S.1 of the Act imposes a legally binding 2050 emissions reduction target on the UK, which was amended in the wake of the Paris Agreement to reflect the emerging global consensus on the need to achieve “net zero” emissions by mid-century. Subsequent sections of the Act introduce five yearly carbon budgets, each set 12 years in advance, which provide interim milestones against which government progress can be assessed. Following the setting of each carbon budget, the Secretary of State is required by S.13 to “prepare proposals and policies for meeting the carbon budgets” and by S.14 to present a report to the UK parliament describing those policies and proposals and the timescales within which they will take effect. By setting out clear parameters within which governments must act to reduce emissions but leaving the government a free hand to decide on which measures to prioritise, the Act creates a careful balance between the need for certainty on the UK’s overall pathway with the need to adjust to evolving circumstances.
The Net Zero Strategy and the litigation
The sixth carbon budget, which runs from 2033-2037 was published in April 2021 and in October the government laid the Net Zero Strategy before parliament as the report required by S.14 of the Act. Three months later, three separate challenges to the Strategy were filed by the NGOs Friends of the Earth UK, ClientEarth and the Good Law Project, which were subsequently consolidated by the High Court in March 2022.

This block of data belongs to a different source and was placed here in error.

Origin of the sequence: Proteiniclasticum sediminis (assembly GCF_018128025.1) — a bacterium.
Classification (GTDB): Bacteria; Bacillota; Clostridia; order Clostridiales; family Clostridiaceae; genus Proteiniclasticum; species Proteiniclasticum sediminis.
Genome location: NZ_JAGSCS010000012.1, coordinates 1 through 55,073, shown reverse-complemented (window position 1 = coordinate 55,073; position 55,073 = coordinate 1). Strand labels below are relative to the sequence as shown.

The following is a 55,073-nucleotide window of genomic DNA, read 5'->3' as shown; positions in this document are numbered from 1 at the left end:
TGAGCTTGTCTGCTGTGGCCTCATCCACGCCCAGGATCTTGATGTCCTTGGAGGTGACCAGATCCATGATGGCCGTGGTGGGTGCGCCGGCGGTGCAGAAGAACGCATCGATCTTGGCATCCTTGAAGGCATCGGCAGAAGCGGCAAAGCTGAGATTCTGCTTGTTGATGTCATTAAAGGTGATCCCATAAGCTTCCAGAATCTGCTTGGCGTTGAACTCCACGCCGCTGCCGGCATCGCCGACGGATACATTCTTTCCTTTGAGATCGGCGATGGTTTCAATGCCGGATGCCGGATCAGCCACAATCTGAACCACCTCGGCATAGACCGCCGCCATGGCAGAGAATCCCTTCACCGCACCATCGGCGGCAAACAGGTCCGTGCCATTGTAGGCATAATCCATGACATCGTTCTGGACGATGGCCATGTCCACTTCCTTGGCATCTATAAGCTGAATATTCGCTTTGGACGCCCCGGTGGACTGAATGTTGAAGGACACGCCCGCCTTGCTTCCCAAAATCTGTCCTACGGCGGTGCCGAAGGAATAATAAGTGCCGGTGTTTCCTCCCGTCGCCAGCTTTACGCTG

While there was some variation in the original challenges, all three organisations emphasised the lack of information in the Strategy regarding the extent of the emissions reduction measures expected from the various individual measures detailed. In the absence of such information, the organisations argued, it was impossible for anyone – parliament included – to tell whether the measures were capable of doing their job and ensuring that UK emissions between 2033 and 2037 did not exceed the budget. In fact, during the case hearings in June 2022, it emerged for the first time that even according to the government’s own calculations, the measures set out in the Net Zero Strategy were only estimated to be sufficient to meet 95% of the Carbon Budget.